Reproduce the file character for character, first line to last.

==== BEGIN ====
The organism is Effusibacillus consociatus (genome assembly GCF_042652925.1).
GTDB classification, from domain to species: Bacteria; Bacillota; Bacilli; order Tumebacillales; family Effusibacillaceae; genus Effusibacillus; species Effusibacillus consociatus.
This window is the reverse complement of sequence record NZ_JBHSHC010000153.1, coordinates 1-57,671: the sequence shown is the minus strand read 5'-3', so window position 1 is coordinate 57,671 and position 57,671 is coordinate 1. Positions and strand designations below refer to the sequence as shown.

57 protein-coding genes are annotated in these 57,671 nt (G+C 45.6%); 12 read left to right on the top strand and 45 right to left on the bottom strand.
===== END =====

The organism is Effusibacillus consociatus (genome assembly GCF_042652925.1).
GTDB classification, from domain to species: Bacteria; Bacillota; Bacilli; order Tumebacillales; family Effusibacillaceae; genus Effusibacillus; species Effusibacillus consociatus.
This window is the reverse complement of sequence record NZ_JBHSHC010000153.1, coordinates 1-57,671: the sequence shown is the minus strand read 5'-3', so window position 1 is coordinate 57,671 and position 57,671 is coordinate 1. Positions and strand designations below refer to the sequence as shown.

57 protein-coding genes are annotated in these 57,671 nt (G+C 45.6%); 12 read left to right on the top strand and 45 right to left on the bottom strand.